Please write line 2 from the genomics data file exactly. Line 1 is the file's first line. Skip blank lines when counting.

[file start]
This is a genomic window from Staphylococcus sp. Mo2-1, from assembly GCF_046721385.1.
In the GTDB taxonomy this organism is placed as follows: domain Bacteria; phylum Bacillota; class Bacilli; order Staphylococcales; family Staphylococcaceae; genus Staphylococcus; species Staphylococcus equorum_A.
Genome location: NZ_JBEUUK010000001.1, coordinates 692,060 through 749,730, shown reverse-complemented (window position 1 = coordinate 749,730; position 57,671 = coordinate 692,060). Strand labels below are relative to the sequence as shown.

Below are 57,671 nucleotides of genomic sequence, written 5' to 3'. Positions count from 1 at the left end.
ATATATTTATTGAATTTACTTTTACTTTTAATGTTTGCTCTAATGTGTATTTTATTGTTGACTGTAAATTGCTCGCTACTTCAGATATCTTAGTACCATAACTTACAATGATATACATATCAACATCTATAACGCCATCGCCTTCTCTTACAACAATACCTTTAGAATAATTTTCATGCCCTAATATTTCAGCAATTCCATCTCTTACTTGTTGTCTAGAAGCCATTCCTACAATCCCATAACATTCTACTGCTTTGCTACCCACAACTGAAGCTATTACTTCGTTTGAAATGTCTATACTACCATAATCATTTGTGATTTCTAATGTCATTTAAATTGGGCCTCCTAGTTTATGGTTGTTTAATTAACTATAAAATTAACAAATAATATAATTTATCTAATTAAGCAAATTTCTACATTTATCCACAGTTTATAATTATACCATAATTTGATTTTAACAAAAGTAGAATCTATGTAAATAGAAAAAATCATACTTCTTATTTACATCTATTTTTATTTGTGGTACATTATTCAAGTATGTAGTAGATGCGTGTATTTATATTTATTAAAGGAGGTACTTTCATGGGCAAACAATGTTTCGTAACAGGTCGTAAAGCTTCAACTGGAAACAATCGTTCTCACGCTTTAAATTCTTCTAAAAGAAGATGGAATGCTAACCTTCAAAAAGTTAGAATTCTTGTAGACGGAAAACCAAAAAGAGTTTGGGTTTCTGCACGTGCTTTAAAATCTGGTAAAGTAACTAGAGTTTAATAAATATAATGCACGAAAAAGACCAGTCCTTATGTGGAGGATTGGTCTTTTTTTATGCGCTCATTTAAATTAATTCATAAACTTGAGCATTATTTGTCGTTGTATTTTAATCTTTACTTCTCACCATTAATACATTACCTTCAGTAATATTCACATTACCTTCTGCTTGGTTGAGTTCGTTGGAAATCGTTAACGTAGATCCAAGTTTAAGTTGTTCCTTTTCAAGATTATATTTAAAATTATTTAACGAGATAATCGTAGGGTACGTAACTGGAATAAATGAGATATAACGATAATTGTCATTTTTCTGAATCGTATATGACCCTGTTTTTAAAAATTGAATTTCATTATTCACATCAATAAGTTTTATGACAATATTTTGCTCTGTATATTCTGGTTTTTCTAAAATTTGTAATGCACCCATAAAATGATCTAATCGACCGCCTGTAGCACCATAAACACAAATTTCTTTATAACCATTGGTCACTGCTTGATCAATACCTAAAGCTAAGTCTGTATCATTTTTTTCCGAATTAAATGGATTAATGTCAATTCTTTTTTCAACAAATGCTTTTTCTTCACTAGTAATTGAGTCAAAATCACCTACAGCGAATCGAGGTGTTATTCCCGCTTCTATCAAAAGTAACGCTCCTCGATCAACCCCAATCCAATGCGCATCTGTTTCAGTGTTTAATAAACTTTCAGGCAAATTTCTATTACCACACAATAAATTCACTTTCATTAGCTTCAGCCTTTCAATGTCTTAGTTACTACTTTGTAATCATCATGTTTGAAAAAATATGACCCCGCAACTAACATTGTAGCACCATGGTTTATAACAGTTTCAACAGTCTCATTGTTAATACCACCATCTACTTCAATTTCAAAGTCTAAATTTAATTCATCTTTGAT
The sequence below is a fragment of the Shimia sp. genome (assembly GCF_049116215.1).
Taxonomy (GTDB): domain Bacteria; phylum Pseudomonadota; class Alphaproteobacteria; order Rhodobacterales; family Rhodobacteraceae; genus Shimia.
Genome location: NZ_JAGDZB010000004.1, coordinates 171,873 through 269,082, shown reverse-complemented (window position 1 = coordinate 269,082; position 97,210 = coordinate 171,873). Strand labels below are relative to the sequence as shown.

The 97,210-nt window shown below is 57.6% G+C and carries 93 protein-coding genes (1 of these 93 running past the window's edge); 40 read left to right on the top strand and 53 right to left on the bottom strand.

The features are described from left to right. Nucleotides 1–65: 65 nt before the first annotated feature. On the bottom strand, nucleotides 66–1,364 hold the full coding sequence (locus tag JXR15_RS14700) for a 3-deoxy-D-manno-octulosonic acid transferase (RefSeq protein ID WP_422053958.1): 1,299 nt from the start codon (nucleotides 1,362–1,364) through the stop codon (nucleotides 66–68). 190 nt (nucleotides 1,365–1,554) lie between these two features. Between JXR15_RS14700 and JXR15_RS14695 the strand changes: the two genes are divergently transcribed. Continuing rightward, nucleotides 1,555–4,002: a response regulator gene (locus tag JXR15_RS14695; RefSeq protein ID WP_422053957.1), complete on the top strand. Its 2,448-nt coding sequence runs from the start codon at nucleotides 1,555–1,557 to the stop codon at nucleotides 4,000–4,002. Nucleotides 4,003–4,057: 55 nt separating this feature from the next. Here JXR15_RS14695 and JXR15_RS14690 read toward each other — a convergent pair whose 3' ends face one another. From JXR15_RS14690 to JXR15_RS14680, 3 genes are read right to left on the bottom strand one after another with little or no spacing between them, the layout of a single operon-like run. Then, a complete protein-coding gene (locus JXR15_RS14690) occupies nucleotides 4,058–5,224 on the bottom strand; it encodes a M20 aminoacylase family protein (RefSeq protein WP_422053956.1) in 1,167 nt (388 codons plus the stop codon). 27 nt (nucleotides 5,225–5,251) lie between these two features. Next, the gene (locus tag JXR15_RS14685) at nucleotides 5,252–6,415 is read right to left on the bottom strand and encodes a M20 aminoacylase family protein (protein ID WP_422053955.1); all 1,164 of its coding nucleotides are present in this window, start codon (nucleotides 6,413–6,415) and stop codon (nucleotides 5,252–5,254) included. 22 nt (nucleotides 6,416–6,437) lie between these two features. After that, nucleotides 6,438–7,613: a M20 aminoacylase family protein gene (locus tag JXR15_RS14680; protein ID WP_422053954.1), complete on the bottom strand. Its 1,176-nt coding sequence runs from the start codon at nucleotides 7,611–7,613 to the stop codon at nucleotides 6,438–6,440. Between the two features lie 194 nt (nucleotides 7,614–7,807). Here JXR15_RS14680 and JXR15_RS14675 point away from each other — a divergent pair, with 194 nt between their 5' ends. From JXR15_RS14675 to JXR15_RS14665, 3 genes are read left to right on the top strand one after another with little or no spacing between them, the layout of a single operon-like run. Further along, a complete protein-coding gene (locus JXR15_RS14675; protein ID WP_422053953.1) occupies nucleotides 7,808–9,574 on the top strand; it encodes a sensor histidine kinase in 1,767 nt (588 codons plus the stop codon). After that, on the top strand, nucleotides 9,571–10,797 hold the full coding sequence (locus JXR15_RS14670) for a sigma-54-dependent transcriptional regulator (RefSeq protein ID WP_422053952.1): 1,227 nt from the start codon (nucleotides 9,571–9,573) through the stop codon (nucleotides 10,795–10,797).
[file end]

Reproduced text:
In the GTDB taxonomy this organism is placed as follows: domain Bacteria; phylum Bacillota; class Bacilli; order Staphylococcales; family Staphylococcaceae; genus Staphylococcus; species Staphylococcus equorum_A.